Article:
Supporting Sensory Development

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Our world has changed dramatically in the past several months. Scheduled activities outside the home are no longer driving our days. The sudden lack of social engagements and predictable routines has left many of us struggling, along with our children. But even in the midst of such a widespread crisis, we can find opportunities to help our children thrive in perhaps once unexpected ways. 

Even in the midst of a crisis, we must find opportunities to help our children thrive.

Young children develop best through directly engaging with their world, moving and exploring with their senses and taking in information from their environment. While we generally think of ourselves as having five senses, we actually have seven: vision, hearing, taste, smell, tactile, vestibular, and proprioceptive. Think of your vestibular sense as your body’s ability to manage its balance and motion in space, while the proprioceptive sense processes information on how individual parts of your body move, particularly muscles and joints. Both of these operate at a subconscious level. 

When we are born, our senses are present, but not yet fully organized and developed. During the first 6 to 8 years of life, our brains learn how to filter a continuous bombardment of sensory information, determining which pieces pose a threat or serve another larger purpose. This process is known as sensory integration (SI), and its coordination occupies more than 80% of our nervous system. The result of this integration process is an organized brain, which forms our perceptions, behaviors, and learning. If all goes well, by the time a child is in early elementary school, his senses are integrated effectively enough to allow him to learn, attend, and self-regulate.

Children who can’t effectively regulate all of this sensory input or who are still learning how to manage ongoing sensory stimulation often struggle with related challenging behaviors. As educators and caregivers, we can help children of a variety of ages fine-tune and maintain their sensory health. Whether in a school or home environment, adults can provide tools to promote healthy sensory development, thus guiding our children toward the ultimate goal of self-regulation.

Start with Movement
Children are internally driven to move.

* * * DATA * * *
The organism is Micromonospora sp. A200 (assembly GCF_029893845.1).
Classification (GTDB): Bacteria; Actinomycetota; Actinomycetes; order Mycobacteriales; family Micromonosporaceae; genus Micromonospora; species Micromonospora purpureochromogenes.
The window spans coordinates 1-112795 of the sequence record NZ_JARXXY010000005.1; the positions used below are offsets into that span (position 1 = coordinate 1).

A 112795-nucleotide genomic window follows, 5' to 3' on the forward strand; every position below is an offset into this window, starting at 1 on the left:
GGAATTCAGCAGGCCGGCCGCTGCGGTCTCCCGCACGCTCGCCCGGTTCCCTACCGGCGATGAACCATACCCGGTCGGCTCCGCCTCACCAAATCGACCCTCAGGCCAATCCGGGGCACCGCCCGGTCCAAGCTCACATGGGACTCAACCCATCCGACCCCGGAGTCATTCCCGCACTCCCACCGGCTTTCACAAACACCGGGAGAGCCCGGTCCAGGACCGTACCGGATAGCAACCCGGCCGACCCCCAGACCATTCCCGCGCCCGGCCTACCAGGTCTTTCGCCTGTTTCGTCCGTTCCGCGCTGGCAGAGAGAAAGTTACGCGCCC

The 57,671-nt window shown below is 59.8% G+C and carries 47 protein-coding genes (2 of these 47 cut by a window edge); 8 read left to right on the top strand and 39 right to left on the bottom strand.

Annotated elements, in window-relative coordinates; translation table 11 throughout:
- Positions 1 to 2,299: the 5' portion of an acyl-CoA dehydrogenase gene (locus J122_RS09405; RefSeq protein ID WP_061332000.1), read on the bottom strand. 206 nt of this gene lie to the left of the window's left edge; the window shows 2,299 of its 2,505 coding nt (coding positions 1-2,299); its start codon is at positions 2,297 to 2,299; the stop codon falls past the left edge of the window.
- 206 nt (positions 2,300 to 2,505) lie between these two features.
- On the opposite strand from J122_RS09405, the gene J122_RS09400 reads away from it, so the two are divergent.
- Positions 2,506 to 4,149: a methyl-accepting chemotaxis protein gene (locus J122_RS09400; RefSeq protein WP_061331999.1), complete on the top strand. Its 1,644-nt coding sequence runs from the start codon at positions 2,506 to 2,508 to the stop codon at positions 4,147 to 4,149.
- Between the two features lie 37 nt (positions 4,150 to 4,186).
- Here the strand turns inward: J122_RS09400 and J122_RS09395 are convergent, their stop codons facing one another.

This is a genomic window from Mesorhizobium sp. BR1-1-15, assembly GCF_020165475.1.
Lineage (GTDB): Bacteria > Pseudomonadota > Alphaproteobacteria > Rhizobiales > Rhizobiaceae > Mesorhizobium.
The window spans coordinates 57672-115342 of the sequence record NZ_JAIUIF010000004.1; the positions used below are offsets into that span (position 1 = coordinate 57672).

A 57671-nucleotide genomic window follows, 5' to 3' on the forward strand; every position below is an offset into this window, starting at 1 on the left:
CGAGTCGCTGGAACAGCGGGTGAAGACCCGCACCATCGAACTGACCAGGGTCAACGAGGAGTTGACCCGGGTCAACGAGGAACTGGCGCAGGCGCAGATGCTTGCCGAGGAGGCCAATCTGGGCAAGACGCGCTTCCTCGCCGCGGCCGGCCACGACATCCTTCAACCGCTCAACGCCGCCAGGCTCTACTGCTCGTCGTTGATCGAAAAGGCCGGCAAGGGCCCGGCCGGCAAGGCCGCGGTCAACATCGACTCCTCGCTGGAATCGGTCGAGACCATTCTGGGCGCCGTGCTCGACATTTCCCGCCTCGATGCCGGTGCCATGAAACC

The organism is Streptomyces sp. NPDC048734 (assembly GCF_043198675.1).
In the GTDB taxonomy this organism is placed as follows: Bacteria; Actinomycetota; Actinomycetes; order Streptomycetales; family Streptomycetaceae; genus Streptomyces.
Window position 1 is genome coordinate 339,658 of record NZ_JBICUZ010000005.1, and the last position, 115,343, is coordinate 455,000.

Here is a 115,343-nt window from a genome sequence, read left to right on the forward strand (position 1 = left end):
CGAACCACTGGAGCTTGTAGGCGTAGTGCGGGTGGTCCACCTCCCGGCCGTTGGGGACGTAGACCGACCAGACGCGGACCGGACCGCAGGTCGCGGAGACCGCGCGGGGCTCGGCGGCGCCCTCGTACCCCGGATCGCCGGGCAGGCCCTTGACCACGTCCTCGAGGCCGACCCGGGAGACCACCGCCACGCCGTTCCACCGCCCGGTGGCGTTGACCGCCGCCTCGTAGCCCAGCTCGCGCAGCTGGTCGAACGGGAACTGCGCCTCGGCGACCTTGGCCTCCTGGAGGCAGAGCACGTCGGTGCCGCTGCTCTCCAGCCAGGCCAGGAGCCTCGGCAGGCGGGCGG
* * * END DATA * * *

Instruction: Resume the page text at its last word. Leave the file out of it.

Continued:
A logical place to begin promoting SI is by providing frequent opportunities for movement, ideally whole-body, unstructured play multiple times a day. However, a variety of movement opportunities is also important. Children are internally driven to run, jump, swing, climb, balance, and spin, especially outdoors. They need to be upside down, to bounce, to crawl as well as walk, and to stretch, slide, and use active tools such as bicycles, scooters, and skates. And yes, sometimes this can mean they even need to take developmentally appropriate risks in active play. Why? Learning to evaluate and manage these risks will help them to develop confidence, problem-solving abilities, and resilience.

Particularly during this time when many children are engaging daily with screens for educational purposes, parents may find that helping their children physically engage with their environment is more challenging than ever. Provide a dedicated time each day for children to move, fully separated from electronics. Here are some ideas for materials and activities that can be utilized at home, both inside and outside:

  • A climbing rope, tree swing, or tire swing allows children to climb, spin, and swing at home.
  • Mini trampolines, spinning toys (such as a Sit’n Spin), balance boards, or hopper balls encourage bouncing and balancing.
  • A hanging bar or indoor swing (such as a cuddle swing, rocker, or swing chair) can help children both expend energy and settle down, especially on days when you have to be inside.
  • A child-sized wheelbarrow with a shovel inspires “heavy” work. Two-liter bottles (filled with water) or an old set of encyclopedias, books, or magazines are easily accessible items that children could move or carry. (Be sure to structure the activity appropriately for your child’s size and weight.)
  • A sensory table could be made with 1 or 2 dishpans filled with materials that you can change each day—e.g., sand, dried beans, pasta, rice, shaving cream, water, beads of varied sizes, popcorn, shredded paper, packing peanuts.
  • A variety of fine-motor and art materials, such as clay or dough in multiple textures, painting and drawing (vertically on a wall or easel as well as flat on a table), and practical life activities (stringing beads, pouring between two containers, transferring using tweezers or a spoon) should be provided and periodically rotated.

Give opportunities for both structured movement (such as yoga, a dance class, sports, or an obstacle course) and unstructured, active play time when children lead the way. Movement periods don’t always have to be lengthy; taking short “brain breaks” in the midst of other activities can help children (and parents) reset attention and come back ready to re-engage.

Look at the Physical Environment
At home, you have the flexibility to think about the needs of your particular children.